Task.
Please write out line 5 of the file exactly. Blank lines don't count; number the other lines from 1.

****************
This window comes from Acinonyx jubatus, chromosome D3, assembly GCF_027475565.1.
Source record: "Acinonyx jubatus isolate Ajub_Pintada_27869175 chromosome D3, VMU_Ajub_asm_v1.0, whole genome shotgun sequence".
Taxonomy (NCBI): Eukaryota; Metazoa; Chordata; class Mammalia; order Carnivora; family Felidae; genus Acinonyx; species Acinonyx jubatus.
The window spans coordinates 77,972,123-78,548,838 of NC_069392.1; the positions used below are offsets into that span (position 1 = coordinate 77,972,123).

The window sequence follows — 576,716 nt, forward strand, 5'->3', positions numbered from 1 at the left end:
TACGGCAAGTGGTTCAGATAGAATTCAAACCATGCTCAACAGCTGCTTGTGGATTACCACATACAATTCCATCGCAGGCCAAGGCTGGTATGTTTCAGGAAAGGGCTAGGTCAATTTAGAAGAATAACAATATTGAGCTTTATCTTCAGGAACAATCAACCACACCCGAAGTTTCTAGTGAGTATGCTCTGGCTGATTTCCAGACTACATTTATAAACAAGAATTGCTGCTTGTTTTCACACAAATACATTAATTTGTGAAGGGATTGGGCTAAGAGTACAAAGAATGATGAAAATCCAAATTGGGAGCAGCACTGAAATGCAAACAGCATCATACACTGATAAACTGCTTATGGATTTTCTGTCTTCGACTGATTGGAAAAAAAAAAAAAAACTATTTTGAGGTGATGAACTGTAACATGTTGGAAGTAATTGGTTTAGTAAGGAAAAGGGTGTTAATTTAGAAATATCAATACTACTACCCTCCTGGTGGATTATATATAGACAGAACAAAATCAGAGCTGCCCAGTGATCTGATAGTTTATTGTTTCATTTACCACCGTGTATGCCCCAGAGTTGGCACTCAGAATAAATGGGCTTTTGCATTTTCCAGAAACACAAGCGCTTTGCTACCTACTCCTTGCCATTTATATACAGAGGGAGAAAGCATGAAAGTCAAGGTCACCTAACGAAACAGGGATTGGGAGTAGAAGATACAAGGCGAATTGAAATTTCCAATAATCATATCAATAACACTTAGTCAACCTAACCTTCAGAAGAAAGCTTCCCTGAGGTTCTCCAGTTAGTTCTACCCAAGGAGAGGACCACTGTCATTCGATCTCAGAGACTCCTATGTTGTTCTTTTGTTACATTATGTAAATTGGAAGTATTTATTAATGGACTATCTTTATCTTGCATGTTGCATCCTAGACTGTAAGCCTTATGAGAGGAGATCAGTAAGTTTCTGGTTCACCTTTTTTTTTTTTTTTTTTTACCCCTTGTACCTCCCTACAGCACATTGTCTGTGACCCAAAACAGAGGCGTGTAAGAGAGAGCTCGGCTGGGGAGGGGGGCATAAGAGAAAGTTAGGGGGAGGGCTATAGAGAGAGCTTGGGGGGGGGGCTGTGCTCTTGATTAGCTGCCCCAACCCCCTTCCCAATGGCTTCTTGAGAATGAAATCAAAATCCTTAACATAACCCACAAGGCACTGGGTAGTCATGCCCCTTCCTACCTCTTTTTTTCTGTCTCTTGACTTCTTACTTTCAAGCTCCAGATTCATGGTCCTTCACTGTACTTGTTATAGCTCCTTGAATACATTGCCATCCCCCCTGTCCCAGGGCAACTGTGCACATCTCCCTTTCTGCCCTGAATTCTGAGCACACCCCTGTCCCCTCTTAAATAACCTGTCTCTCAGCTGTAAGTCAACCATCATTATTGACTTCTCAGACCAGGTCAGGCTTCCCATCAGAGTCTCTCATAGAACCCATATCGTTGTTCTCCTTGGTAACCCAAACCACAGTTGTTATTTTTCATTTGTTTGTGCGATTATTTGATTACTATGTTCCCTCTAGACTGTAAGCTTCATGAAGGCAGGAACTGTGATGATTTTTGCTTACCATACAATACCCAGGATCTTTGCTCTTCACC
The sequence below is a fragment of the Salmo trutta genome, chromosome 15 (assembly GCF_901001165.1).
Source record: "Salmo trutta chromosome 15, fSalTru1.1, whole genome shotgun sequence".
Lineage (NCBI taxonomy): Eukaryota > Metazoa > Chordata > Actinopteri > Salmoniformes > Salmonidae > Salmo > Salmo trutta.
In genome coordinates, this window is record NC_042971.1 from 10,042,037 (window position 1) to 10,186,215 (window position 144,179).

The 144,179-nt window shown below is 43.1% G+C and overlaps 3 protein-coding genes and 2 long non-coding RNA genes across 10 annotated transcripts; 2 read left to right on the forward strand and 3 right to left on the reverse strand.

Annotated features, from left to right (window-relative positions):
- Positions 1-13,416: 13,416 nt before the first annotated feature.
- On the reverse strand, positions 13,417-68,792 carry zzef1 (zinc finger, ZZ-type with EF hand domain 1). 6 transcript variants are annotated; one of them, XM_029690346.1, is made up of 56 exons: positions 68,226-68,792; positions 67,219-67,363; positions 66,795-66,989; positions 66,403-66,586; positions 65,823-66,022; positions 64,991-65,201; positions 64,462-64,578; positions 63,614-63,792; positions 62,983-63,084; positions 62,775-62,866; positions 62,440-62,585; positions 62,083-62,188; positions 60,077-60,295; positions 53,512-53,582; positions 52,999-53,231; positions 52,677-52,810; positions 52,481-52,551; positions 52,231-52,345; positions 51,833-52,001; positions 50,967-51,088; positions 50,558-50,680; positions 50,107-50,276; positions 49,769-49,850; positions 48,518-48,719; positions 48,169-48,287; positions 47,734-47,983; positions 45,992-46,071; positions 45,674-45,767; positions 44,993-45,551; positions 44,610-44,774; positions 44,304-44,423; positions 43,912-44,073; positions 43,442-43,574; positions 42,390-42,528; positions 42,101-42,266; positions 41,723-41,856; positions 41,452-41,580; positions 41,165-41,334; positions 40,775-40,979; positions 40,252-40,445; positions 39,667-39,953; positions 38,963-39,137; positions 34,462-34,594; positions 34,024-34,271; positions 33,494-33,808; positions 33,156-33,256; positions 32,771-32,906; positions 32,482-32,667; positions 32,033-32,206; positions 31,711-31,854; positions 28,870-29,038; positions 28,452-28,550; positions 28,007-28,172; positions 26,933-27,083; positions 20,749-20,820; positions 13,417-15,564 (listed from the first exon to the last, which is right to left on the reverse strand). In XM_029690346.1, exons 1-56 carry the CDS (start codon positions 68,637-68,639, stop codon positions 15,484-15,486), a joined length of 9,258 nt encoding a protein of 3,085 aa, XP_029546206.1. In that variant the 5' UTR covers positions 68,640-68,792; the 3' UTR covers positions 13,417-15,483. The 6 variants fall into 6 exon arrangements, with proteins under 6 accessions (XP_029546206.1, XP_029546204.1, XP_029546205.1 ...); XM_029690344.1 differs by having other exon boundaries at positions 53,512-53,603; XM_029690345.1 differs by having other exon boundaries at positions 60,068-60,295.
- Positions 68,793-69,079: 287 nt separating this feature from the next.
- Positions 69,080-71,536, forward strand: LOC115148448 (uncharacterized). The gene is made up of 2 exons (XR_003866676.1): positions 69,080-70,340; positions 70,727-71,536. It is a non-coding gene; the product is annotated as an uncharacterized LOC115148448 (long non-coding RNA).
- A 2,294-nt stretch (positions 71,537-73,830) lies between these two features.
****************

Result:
The window sequence follows — 576,716 nt, forward strand, 5'->3', positions numbered from 1 at the left end: